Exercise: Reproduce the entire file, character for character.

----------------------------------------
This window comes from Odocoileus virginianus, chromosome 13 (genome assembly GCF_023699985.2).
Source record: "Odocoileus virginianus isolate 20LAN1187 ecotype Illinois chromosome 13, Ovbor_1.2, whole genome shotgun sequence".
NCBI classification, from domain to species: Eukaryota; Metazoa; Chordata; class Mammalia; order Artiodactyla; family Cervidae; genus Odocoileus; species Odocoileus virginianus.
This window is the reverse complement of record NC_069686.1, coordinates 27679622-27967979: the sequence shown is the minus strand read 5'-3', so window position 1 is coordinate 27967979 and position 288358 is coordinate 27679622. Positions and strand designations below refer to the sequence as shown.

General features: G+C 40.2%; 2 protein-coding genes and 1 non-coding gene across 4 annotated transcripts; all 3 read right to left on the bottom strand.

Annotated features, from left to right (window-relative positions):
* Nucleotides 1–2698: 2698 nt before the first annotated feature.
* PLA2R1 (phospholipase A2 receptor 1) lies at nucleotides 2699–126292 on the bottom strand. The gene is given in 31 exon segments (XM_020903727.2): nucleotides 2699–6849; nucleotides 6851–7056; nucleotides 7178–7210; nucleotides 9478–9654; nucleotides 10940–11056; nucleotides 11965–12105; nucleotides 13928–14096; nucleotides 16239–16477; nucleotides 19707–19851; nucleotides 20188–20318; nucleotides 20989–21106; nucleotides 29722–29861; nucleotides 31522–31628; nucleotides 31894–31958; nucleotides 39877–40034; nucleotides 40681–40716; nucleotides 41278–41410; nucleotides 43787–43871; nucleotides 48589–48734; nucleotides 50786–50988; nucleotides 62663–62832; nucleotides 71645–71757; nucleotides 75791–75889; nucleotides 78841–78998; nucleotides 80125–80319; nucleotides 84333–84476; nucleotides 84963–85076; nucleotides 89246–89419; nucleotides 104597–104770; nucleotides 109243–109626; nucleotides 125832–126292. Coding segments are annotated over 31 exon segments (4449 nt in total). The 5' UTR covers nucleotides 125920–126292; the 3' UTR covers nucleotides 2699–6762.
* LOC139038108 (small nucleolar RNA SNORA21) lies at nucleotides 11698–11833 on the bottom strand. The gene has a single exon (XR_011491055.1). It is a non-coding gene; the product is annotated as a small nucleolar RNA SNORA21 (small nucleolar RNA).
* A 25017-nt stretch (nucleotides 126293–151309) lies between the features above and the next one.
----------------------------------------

This window comes from Odocoileus virginianus, chromosome 13 (genome assembly GCF_023699985.2).
Source record: "Odocoileus virginianus isolate 20LAN1187 ecotype Illinois chromosome 13, Ovbor_1.2, whole genome shotgun sequence".
NCBI classification, from domain to species: Eukaryota; Metazoa; Chordata; class Mammalia; order Artiodactyla; family Cervidae; genus Odocoileus; species Odocoileus virginianus.
This window is the reverse complement of record NC_069686.1, coordinates 27679622-27967979: the sequence shown is the minus strand read 5'-3', so window position 1 is coordinate 27967979 and position 288358 is coordinate 27679622. Positions and strand designations below refer to the sequence as shown.

General features: G+C 40.2%; 2 protein-coding genes and 1 non-coding gene across 4 annotated transcripts; all 3 read right to left on the bottom strand.

Annotated features, from left to right (window-relative positions):
* Nucleotides 1–2698: 2698 nt before the first annotated feature.
* PLA2R1 (phospholipase A2 receptor 1) lies at nucleotides 2699–126292 on the bottom strand. The gene is given in 31 exon segments (XM_020903727.2): nucleotides 2699–6849; nucleotides 6851–7056; nucleotides 7178–7210; nucleotides 9478–9654; nucleotides 10940–11056; nucleotides 11965–12105; nucleotides 13928–14096; nucleotides 16239–16477; nucleotides 19707–19851; nucleotides 20188–20318; nucleotides 20989–21106; nucleotides 29722–29861; nucleotides 31522–31628; nucleotides 31894–31958; nucleotides 39877–40034; nucleotides 40681–40716; nucleotides 41278–41410; nucleotides 43787–43871; nucleotides 48589–48734; nucleotides 50786–50988; nucleotides 62663–62832; nucleotides 71645–71757; nucleotides 75791–75889; nucleotides 78841–78998; nucleotides 80125–80319; nucleotides 84333–84476; nucleotides 84963–85076; nucleotides 89246–89419; nucleotides 104597–104770; nucleotides 109243–109626; nucleotides 125832–126292. Coding segments are annotated over 31 exon segments (4449 nt in total). The 5' UTR covers nucleotides 125920–126292; the 3' UTR covers nucleotides 2699–6762.
* LOC139038108 (small nucleolar RNA SNORA21) lies at nucleotides 11698–11833 on the bottom strand. The gene has a single exon (XR_011491055.1). It is a non-coding gene; the product is annotated as a small nucleolar RNA SNORA21 (small nucleolar RNA).
* A 25017-nt stretch (nucleotides 126293–151309) lies between the features above and the next one.